Seen through almost any metric I can imagine, 2017 was my most successful writing year yet. Any metric that does not include revenue, anyway.
I started this year by sending my novel Under Everest off to my editor. Written in the last half of 2016, Under Everest was the first novel that I wrote with an intent to publish. At the time I thought I would self-publish the book sometime later in the year, with the hopes of releasing more books in the series in the future. Most of 2017 was to be spent writing books outside the series, with the hopes of publishing one later in the year.
Like many plans, that one changed.
Once I spoke with some of my self-publishing peers at 2017’s Superstars of Writing Conference in Colorado, it became clear that I needed to expand the Everest story into a trilogy. I retargetted my launch window for 2018, now with the intention of releasing all three Everest books in that year.
Of course, that left me with two Everest books to outline and write. I’d never done more than one book in a year. In fact, Under Everest was only the second full length novel I’d ever written. It really felt like I might be taking on more than I could handle.
Fortunately my house was being worked on immediately after Superstars, which landed me in a hotel for several weeks. During that time I plotted out books 2 and 3 of my new series in one long effort. Once my hotel stay was done, I was ready to start writing book 2.
Writing Seas of Everest
Once I started working on Book 2, titled ‘Seas of Everest’, I began to regret the decisions I made at the close of Under Everest. Specifically the decision to split my protagonists into two different areas, as it forced me to essentially write two separate stories. I decided to write one story to completion and then the other, leaving the task of weaving them together until both were complete.
In the end, working out how those stories would interrelate with each other was a very satisfying process and I was quite happy with the result. Just like Under Everest before it, when I completed Seas and send it off to my editor, I felt like I had accomplished more than I knew I was capable of.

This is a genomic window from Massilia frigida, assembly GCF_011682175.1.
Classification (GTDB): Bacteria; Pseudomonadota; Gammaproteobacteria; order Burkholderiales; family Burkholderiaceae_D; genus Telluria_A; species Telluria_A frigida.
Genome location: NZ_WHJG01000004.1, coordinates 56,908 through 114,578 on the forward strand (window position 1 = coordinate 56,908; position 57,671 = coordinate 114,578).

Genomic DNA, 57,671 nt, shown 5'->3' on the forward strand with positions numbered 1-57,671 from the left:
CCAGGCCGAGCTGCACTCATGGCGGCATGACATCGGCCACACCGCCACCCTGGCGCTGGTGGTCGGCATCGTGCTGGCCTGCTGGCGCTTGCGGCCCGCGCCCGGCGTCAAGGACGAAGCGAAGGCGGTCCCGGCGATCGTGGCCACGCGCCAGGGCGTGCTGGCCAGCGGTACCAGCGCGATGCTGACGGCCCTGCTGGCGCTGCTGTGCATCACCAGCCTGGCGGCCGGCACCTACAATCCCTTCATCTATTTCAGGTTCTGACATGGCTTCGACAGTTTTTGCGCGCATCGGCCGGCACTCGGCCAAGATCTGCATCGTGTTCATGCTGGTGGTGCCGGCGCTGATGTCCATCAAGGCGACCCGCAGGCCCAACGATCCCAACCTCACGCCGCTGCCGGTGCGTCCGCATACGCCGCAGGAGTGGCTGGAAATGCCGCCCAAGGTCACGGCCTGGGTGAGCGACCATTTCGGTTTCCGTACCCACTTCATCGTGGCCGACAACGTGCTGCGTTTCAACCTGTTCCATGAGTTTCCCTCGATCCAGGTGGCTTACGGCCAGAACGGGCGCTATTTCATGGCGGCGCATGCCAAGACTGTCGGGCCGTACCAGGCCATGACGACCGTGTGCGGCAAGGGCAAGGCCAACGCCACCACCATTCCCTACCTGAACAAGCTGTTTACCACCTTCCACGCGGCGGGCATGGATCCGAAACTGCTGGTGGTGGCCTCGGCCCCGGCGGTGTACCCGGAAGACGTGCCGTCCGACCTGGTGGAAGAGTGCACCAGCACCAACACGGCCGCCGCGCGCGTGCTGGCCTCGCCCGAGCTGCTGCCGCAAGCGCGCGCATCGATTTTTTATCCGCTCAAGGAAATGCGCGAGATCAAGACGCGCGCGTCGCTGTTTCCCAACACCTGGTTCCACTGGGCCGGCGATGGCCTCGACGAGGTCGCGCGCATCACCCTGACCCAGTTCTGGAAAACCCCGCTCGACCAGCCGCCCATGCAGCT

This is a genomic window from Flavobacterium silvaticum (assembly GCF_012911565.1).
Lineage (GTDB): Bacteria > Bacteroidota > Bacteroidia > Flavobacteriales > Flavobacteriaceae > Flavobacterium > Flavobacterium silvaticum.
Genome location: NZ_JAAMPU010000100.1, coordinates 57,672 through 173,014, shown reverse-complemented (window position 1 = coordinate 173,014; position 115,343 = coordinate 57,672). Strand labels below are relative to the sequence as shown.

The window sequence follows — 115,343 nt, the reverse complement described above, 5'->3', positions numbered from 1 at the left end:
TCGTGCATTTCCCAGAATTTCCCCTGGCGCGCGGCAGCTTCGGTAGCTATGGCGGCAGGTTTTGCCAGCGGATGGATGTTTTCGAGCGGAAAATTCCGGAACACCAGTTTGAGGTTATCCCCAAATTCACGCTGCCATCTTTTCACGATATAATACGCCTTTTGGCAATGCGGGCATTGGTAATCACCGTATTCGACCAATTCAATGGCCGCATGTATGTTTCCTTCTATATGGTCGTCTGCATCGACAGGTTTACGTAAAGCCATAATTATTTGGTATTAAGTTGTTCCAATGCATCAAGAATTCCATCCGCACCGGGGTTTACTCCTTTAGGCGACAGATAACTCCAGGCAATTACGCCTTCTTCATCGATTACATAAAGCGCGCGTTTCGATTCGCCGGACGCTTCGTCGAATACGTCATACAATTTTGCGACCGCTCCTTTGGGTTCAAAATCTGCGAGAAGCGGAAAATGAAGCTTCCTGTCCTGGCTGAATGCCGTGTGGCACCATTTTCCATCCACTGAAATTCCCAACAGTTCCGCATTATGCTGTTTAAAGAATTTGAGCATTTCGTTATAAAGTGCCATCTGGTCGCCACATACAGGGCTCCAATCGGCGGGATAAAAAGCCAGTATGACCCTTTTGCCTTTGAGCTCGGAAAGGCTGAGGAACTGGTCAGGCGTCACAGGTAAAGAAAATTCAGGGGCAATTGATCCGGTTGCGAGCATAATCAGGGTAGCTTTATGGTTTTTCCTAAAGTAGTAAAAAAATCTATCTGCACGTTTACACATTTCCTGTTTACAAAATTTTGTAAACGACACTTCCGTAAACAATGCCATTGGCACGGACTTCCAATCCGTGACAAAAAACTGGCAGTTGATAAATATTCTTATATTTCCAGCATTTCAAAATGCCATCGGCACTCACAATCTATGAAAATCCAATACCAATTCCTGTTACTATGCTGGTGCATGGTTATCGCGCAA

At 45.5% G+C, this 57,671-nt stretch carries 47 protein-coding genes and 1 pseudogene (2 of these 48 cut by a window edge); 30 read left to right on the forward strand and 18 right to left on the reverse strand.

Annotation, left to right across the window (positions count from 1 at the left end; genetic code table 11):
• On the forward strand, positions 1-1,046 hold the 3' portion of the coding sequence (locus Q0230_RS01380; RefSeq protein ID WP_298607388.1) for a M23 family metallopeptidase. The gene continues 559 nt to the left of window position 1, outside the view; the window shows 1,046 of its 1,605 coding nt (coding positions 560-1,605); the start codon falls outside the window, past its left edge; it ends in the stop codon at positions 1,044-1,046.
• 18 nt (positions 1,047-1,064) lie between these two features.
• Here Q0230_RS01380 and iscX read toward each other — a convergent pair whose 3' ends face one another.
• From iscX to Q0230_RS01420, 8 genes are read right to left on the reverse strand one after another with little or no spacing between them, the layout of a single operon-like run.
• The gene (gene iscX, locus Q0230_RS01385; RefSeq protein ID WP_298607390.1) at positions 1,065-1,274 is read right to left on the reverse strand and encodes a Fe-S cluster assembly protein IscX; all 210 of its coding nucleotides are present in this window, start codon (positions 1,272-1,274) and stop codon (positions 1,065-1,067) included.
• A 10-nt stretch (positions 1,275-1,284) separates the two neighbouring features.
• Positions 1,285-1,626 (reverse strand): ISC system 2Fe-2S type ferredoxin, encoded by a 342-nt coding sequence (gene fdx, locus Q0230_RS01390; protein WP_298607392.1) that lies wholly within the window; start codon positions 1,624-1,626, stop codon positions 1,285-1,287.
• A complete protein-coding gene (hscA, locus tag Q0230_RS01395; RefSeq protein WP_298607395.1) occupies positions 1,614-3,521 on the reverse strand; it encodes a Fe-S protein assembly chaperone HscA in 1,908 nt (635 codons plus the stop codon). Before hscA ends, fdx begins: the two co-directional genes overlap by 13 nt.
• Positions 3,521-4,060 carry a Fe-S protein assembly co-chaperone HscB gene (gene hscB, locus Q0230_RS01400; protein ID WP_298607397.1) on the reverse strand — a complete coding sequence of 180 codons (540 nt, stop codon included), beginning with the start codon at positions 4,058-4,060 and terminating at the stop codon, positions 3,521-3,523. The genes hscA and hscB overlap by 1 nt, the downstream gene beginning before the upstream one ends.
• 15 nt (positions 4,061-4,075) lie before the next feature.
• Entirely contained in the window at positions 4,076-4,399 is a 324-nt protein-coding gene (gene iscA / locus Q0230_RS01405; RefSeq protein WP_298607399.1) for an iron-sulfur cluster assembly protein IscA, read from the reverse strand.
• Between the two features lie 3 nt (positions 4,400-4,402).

Writing Dragons of Everest
Writing the third book in the series became an adventure unto itself. Hit with the possibility of having the same editor for all three books, I had to race and complete the first draft of the manuscript in 40 days. Little over a month to complete a 100,000 novel would require me to write at a pace I’d never done before, as well as push me to not skimp on all the epic moments a trilogy finale needs. All this while still untying plot knots and factoring in editor feedback from Books 1 and 2. As with the book before it, I ended up learning that I was capable of more as a writer than I thought. I completed the book on time, even with a few days to spare.In the end I was very happy with the final (first draft) product. At that time I thought that would be the last I would be writing of my Everest crew for some time.
The Fifth Interdictor
Once Dragons of Everest was off to the editor I took a month to finish an older novella of mine, The Fifth Interdictor. By the end of November I had sent that off to an editor as well, which will leave me with four books that I can publish next year.
Looking forward to 2018
Again consulting with my friends in self-publishing, it became clear to me that my best path for writing in 2018 was to continue inside the Everest series. Fortunately it is a world filled with characters I love and a lot of untapped story potential. I am excited to see what the results will be next year as I attempt to double my 2017 output and produce four more novels in the series.
I could not be more proud of my output in 2017. Not only did I produce two novels and a novella, I learned new ways to outline, new methods for setting up scenes and chapters and completely reinvented my writing process along the way. I very happy with the quality and content of the work and am excited to look forward to 2018 when these characters can finally meet the world.